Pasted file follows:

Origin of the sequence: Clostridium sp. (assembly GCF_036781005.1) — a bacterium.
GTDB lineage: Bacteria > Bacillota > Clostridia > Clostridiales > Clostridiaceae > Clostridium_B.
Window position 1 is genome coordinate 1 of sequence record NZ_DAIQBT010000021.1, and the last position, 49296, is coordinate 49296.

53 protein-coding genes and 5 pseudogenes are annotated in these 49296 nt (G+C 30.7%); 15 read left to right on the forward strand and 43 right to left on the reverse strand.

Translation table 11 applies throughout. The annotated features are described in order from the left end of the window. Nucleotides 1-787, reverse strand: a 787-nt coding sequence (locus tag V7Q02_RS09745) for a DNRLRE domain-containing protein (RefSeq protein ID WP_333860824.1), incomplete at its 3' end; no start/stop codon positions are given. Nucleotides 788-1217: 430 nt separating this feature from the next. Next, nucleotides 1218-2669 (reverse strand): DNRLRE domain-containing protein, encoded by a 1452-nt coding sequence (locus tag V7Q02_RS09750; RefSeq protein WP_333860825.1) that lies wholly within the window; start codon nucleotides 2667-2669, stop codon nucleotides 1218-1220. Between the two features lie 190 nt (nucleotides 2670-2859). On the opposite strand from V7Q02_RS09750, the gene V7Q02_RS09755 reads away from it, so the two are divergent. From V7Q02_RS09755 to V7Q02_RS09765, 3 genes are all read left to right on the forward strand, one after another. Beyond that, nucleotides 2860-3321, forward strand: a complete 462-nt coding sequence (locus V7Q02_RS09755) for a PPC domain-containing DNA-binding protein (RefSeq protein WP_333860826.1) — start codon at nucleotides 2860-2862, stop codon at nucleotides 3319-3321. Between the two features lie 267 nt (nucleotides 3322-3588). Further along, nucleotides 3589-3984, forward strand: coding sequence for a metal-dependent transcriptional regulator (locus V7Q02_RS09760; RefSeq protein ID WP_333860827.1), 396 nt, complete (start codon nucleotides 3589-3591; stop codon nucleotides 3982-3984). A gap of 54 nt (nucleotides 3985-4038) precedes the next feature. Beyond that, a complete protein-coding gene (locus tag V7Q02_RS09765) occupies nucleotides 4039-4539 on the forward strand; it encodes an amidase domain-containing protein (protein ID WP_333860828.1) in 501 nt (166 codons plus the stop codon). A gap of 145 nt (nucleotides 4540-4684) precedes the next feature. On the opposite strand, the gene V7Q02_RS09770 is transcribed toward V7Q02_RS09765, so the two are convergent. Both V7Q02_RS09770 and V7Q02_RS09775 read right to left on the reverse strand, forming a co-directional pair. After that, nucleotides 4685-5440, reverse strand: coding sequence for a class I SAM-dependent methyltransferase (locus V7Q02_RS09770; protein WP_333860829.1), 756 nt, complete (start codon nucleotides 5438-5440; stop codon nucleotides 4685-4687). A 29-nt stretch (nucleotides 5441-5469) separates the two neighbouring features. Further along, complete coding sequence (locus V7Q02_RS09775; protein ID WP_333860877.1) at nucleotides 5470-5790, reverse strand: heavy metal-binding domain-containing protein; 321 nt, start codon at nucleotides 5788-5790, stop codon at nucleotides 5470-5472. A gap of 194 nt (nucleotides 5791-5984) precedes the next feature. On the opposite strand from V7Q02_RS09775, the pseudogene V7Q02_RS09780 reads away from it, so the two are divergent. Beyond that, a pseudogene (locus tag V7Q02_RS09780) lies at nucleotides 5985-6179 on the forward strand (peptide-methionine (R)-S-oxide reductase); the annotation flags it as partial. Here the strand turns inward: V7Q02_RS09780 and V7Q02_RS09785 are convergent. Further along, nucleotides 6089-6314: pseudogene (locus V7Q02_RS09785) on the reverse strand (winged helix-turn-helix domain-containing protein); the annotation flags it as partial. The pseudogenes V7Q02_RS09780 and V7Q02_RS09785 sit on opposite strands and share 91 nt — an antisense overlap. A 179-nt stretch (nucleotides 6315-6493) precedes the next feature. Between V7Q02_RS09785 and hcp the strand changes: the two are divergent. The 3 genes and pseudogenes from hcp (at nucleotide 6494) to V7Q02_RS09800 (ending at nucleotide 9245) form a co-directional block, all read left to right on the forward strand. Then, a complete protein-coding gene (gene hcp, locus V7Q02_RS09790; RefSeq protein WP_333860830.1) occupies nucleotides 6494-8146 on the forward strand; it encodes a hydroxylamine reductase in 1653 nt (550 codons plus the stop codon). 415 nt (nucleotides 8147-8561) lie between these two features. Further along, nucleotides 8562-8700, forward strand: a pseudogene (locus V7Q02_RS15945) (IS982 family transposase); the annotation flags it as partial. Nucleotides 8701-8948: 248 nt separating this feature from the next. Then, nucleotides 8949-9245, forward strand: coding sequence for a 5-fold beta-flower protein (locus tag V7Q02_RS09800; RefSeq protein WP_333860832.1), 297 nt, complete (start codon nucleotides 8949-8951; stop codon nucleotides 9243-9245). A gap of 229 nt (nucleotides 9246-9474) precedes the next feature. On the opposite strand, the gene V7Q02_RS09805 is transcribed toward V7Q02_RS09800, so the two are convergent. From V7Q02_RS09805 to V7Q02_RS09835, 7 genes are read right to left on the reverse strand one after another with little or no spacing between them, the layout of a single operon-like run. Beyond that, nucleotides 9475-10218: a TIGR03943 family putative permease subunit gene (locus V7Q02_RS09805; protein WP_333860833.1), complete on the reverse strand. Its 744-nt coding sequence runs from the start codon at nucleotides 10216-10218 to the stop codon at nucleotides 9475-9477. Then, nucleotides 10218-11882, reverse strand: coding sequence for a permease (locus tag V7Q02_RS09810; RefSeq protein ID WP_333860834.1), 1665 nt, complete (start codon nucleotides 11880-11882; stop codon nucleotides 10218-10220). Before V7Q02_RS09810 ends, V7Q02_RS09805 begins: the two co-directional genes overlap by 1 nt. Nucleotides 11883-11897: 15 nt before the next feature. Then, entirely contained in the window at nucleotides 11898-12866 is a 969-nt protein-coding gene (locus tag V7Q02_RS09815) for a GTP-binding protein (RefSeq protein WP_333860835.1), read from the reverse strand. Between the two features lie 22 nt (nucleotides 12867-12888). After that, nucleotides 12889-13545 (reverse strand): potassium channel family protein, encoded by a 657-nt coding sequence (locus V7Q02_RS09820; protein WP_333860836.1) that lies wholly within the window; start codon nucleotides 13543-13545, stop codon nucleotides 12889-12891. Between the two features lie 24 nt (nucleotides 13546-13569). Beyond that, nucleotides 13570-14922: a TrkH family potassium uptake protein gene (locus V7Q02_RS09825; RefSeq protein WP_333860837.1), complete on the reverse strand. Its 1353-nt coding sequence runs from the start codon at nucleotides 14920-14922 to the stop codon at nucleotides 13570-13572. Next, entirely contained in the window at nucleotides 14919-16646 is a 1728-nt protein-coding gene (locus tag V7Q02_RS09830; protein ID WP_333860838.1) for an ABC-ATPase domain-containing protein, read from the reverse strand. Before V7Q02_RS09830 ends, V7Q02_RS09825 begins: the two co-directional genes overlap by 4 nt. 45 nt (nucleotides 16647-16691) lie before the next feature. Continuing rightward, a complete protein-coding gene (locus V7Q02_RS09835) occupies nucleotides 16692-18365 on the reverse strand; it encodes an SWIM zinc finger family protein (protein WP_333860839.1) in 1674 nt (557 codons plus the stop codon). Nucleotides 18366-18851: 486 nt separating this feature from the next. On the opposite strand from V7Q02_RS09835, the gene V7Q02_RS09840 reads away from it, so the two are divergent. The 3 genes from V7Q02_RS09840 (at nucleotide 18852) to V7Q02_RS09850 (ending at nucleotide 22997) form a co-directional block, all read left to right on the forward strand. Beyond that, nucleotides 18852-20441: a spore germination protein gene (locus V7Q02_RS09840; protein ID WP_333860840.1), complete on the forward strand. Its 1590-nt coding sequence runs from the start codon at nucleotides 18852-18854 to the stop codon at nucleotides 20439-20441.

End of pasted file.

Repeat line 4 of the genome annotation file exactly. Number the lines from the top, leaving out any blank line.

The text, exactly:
53 protein-coding genes and 5 pseudogenes are annotated in these 49296 nt (G+C 30.7%); 15 read left to right on the forward strand and 43 right to left on the reverse strand.